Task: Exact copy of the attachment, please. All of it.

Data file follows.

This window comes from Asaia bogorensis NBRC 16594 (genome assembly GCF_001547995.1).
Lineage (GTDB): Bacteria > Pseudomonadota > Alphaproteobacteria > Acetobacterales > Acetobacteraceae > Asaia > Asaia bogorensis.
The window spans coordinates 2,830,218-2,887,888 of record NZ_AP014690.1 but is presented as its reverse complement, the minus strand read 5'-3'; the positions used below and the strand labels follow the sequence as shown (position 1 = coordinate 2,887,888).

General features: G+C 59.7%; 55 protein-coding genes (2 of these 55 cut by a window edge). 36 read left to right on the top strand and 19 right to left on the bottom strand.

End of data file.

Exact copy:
This window comes from Asaia bogorensis NBRC 16594 (genome assembly GCF_001547995.1).
Lineage (GTDB): Bacteria > Pseudomonadota > Alphaproteobacteria > Acetobacterales > Acetobacteraceae > Asaia > Asaia bogorensis.
The window spans coordinates 2,830,218-2,887,888 of record NZ_AP014690.1 but is presented as its reverse complement, the minus strand read 5'-3'; the positions used below and the strand labels follow the sequence as shown (position 1 = coordinate 2,887,888).

General features: G+C 59.7%; 55 protein-coding genes (2 of these 55 cut by a window edge). 36 read left to right on the top strand and 19 right to left on the bottom strand.